Prior to the trip we were introduced to a small organization called The Friends of the Maya Foundation. Fundacion Telemex (Mexican Telephone Co.), Fundacion Televisa (TV network) and Fundacion Azteca (TV network), amongst others founded this foundation to promote and recognize the Mayan population and create human & social development amongst this indigenous population to the Yucatan Peninsula .

We discussed how we can be involved and Impact created an interesting agenda that created awareness to a local community as well as a fun & dynamic resort-oriented trip. Our goal was to introduce this very forward-thinking civilization and show that we can learn so much from other cultures that can help us today.

Those that qualified for the trip received comprehensive and informative literature regarding the trip’s itinerary and selections of activities offered during the 4-night incentive trip. We asked that everyone bring one book and a small toy geared at children under the age of 12 with him or her. A small informative booklet highlighting the history of the Mayans was included with the pre-travel packets.

Welcome Dinner

Poolside cocktails. Prior to dinner a local Mayan children’s choir entertained the group and a few poems were read in the local Mayan language. Dinner consisted of some local Mayan cuisine with an explanation of the ingredients. Guests received framed paintings from the Mayan children as a nightly room gift.

Day One

The group enjoyed their first full day of fun in the sun. Guests chose typical resort activities or could tour Xcaret (a recreated Mayan village & theme park) or tour the archeological sites of Tulum. Dinner was served at a choice of restaurants in the resort. A Mayan and Mexican cookbook was delivered as a nightly room gift.

Day Two

A golf tournament or spa activities were arranged in the morning for guests to enjoy. In the afternoon we arranged a visit to a local Mayan Community Center that doubles as a school, medical center and library. The goal of the Maya Foundation is to keep the local culture from extinction. We had the group organize the library and stock the shelves with books that the Company purchased as a donation to the center. In addition, each person’s book from the States was arranged in a special section of the library.

Some of the group designed a gift tree and displayed all the colorful toys that were also provided by the guests. Some of the creative guests worked together painting a mural on the library wall as a gift to remember. There was an exchange in the late afternoon of the gifts and interpreters were available to translate some of the one-on-one conversations.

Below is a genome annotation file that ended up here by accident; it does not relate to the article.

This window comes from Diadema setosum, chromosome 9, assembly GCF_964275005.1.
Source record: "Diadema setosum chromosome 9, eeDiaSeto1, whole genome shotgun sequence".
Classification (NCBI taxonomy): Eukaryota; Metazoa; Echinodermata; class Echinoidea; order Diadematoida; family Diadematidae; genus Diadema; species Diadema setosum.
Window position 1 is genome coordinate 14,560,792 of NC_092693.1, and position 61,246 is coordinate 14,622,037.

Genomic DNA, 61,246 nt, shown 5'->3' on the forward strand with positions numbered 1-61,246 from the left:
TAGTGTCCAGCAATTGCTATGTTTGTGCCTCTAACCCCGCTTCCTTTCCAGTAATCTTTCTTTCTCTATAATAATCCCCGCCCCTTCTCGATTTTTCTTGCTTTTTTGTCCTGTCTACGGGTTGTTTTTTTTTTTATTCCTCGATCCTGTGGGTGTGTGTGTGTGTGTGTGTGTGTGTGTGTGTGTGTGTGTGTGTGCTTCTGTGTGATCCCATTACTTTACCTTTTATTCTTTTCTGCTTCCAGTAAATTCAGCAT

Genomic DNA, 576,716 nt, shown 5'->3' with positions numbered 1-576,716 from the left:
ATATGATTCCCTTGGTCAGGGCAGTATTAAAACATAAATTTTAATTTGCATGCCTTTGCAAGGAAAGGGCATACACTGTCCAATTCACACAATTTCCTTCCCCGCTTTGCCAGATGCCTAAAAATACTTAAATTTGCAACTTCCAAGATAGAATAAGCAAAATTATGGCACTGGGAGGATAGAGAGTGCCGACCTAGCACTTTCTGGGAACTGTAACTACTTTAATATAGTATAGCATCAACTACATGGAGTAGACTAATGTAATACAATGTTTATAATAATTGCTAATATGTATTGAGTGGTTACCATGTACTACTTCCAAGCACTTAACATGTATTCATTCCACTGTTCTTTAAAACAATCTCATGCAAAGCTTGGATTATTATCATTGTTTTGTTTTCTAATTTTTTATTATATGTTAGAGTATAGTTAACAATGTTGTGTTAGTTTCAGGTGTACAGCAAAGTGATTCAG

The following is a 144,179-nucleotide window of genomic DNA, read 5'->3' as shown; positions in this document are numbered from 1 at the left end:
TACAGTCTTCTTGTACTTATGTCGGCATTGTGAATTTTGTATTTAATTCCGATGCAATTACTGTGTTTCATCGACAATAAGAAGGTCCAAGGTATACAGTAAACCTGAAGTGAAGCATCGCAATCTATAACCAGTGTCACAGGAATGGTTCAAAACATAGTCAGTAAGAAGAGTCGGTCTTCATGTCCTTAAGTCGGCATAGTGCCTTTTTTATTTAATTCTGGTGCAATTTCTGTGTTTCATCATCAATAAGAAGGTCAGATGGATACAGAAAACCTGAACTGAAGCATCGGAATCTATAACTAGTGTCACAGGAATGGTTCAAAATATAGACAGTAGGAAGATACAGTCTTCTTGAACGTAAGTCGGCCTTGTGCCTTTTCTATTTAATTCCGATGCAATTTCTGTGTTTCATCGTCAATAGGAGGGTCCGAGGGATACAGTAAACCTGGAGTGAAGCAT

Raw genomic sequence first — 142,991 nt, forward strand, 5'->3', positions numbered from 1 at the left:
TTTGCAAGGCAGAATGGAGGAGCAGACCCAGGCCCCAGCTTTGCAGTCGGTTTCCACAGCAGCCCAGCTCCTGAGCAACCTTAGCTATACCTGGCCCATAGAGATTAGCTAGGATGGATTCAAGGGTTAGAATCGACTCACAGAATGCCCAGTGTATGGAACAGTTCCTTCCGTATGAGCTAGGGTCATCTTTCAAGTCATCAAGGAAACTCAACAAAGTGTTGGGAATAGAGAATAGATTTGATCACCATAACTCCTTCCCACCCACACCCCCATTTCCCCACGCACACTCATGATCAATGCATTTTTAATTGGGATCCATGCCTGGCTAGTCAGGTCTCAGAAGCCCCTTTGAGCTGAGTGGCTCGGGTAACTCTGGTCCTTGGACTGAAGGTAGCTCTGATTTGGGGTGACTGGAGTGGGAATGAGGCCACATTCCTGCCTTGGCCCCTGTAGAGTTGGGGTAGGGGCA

Dinner was served at a choice of restaurants in the resort. An astronomer was organized after dinner to explain the amazing discoveries of the Mayans from the 7 th Century AD. A Mayan language book hand signed by the children of the Community Center was delivered as a nightly room gift.

Day Three

The group enjoyed a full day of fun in the sun. Guests chose typical resort activities or could tour Xcaret (a recreated Mayan village & theme park) or tour the archeological sites of Tulum. Guests received a special invitation to join in a Toc experience – a pre-Hispanic sauna dating back to 600 BC and used to cleanse people. The brick-domed hut has a straw mat floor and water is doused on the hot brick walls to create steam. A Mayan storyteller with a translator explained this rich tradition and cleansing practice. Dinner was served prior to the award’s ceremony in the ballroom. The cleansing capped a most memorable learning experience and served as a hot topic of dinner conversation. A scrapbook with photos of the local Mayan Community as well as a letter from a dignitary from the Mayan community was delivered as a nightly room gift.

Concluding Thoughts

The post-trip surveys were all positive. This year the incentive group is in Rome , Italy and we have some unique Roman events planned. The bottom line is that there is no need to cut back on the celebratory content of an incentive trip when including community service activities. In fact, these educational and charitable elements of the corporate group trip make these recognition programs that much more memorable. The definition of an incentive trip – is to create an extraordinary travel experience and that we do…

 The incentive participants are still enjoying their trip and have time to sightsee or relax in the sun during their program.  Our goal is take elements of the trip and infuse it with local culture awareness and interaction - perhaps through teambuilding initiatives or during a "themed" dinner event either on property at a resort or within a local community.

For more information on Impact 4 Good, please visit their website.